By Nicoline Bradford
When night falls over the Great Lakes the sky still glows from city lights, threatening birds and other migratory species.
As artificial light seeps into and accumulates in the environment, it harms people and wildlife, said Carolyn Burt, a research coordinator at Colorado State University. It affects circadian rhythms, hormone production and behaviors such as foraging and reproduction.
Researchers recently reviewed years of data to better understand how light pollution harms migratory species. The review, published in the scientific journal Trends in Ecology & Evolution, found that the impact occurs at the local, regional and larger scales.
At the macroscale, light pollution draws birds off their migratory routes, according to the paper. Then, at the regional scale, the light disorients them and pulls them further off course. At the local scale, they risk crashing into buildings.
These collisions are frequent. In the United States, around a billion birds crash into windows each year, according to the United States Fish and Wildlife Service. Many die.
While light pollution is a nationwide problem, Chicago offers an excellent case study. The paper highlighted a study done at McCormick Place Convention Center in Chicago, Burt said.
It is hard to collect death rates of birds colliding with buildings, said Kyle Horton, an assistant professor at Colorado State University. The study at McCormick Place is unique for the amount of data collected daily for over 40 years. Also unique is the record kept of when the lights were on or off.
The study could draw a direct correlation between light pollution and bird collisions.
The impact extends beyond birds.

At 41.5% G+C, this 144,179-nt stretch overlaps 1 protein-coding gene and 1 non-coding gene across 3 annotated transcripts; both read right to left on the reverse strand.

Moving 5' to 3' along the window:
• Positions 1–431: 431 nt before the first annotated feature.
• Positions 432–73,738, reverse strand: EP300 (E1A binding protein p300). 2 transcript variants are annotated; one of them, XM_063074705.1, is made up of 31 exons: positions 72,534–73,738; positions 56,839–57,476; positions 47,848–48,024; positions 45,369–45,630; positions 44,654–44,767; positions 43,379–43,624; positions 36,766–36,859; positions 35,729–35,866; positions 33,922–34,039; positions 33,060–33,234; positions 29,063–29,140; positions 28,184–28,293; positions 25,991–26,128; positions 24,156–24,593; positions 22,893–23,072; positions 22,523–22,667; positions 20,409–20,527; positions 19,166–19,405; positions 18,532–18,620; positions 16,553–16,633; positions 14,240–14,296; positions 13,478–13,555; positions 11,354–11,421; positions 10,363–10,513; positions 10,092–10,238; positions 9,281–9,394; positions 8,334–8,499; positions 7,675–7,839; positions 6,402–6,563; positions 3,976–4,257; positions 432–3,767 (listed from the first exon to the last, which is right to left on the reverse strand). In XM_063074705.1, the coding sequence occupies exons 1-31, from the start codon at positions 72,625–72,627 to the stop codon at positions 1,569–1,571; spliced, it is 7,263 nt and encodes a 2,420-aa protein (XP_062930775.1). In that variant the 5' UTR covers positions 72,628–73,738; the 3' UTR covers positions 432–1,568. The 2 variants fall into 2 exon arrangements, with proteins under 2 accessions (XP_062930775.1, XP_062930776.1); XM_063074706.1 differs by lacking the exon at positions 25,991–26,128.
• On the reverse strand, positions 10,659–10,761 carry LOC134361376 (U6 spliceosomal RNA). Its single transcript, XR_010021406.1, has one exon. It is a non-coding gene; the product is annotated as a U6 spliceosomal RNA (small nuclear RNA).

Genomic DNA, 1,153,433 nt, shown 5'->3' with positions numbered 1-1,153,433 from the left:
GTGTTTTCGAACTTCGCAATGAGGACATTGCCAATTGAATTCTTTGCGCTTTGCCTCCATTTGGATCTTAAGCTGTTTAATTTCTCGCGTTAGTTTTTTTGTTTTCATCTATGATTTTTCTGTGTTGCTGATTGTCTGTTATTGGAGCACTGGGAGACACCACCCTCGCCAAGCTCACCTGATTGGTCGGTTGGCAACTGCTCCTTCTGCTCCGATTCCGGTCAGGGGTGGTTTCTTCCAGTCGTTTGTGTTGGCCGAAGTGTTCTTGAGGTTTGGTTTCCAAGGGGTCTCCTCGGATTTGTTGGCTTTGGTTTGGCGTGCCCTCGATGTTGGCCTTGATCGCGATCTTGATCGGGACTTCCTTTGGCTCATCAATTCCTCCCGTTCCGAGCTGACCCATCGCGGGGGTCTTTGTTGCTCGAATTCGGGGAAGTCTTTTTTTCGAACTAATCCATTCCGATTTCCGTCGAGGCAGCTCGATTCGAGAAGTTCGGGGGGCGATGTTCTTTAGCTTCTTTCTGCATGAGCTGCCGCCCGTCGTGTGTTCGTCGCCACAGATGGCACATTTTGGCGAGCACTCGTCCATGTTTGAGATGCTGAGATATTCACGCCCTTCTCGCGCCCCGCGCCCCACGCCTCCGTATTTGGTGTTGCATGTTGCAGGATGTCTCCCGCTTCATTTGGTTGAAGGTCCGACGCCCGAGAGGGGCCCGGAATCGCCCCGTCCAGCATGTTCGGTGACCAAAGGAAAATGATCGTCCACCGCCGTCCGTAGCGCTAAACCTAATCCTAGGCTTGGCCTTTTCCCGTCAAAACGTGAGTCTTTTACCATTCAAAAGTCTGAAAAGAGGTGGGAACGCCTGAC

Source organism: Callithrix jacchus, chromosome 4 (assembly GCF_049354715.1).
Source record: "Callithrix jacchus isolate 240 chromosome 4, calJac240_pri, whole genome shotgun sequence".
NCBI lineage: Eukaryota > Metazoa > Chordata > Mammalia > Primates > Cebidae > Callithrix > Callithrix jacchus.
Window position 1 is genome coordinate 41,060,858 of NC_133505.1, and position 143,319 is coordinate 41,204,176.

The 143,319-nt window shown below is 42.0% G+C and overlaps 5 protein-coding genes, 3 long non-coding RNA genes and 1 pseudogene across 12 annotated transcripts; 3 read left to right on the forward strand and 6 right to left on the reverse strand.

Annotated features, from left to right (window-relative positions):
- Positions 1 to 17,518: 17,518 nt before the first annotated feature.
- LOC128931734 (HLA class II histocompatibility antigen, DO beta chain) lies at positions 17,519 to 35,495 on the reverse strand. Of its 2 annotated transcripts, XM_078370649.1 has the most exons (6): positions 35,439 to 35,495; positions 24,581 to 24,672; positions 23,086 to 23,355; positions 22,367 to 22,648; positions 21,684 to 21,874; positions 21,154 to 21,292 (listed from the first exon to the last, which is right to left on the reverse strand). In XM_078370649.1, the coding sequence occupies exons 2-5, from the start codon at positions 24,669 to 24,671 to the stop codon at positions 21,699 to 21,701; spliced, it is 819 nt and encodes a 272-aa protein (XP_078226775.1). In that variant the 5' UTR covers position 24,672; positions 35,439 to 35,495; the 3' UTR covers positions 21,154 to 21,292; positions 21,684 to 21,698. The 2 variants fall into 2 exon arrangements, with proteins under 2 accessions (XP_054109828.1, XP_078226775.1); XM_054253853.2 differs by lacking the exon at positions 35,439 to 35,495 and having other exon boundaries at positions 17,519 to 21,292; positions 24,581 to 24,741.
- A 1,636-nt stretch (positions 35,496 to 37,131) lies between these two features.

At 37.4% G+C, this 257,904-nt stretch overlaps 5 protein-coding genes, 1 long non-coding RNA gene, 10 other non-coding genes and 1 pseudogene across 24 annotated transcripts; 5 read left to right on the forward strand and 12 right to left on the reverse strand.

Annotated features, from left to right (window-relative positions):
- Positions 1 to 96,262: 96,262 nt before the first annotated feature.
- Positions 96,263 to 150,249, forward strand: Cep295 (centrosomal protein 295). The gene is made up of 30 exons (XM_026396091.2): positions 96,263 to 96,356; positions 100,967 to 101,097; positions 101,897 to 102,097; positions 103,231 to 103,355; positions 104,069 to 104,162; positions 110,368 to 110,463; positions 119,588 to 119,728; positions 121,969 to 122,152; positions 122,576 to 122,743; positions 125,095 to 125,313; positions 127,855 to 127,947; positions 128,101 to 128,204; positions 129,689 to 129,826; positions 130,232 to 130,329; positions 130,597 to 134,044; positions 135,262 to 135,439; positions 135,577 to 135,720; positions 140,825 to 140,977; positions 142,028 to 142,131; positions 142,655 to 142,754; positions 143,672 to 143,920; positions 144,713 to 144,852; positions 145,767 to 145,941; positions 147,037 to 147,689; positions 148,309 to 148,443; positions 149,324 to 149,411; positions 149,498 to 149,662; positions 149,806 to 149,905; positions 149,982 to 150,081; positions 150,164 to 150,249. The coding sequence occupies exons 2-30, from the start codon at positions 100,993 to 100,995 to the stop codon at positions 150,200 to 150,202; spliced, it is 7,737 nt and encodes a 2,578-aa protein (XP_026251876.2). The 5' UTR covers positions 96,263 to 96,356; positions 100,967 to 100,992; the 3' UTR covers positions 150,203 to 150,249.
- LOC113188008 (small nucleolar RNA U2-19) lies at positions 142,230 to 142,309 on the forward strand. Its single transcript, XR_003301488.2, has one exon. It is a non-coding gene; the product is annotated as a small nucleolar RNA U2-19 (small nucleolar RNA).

Studies found that light pollution affects the circadian rhythms of monarch butterflies so that they take off at different times, Burt said. This disrupts their migratory patterns even though they migrate during the day.
The monarchs and other diurnal, or daytime, species are just as vulnerable to light pollution as nocturnal species, according to the paper.
Despite the complexity of the issue, there is a relatively simple solution, Burt said. Turn off the lights.
It may not always be practical to eliminate artificial light, but even just shading it or switching to a warmer color can make a huge difference, Burt said.
Turning off lights during migratory seasons is especially effective, Horton said. There are several resources available to help people be more mindful of their light. BirdCast is a tool that predicts bird migration across the nation, said Horton, who works on the BirdCast team. It uses weather radars and migration data to provide real-time information.
“We’re so used to being around artificial light, that I think we forget that it is a pollutant,” Burt said.
Unlike other pollutants, however, it really can be as simple to control as flipping a switch.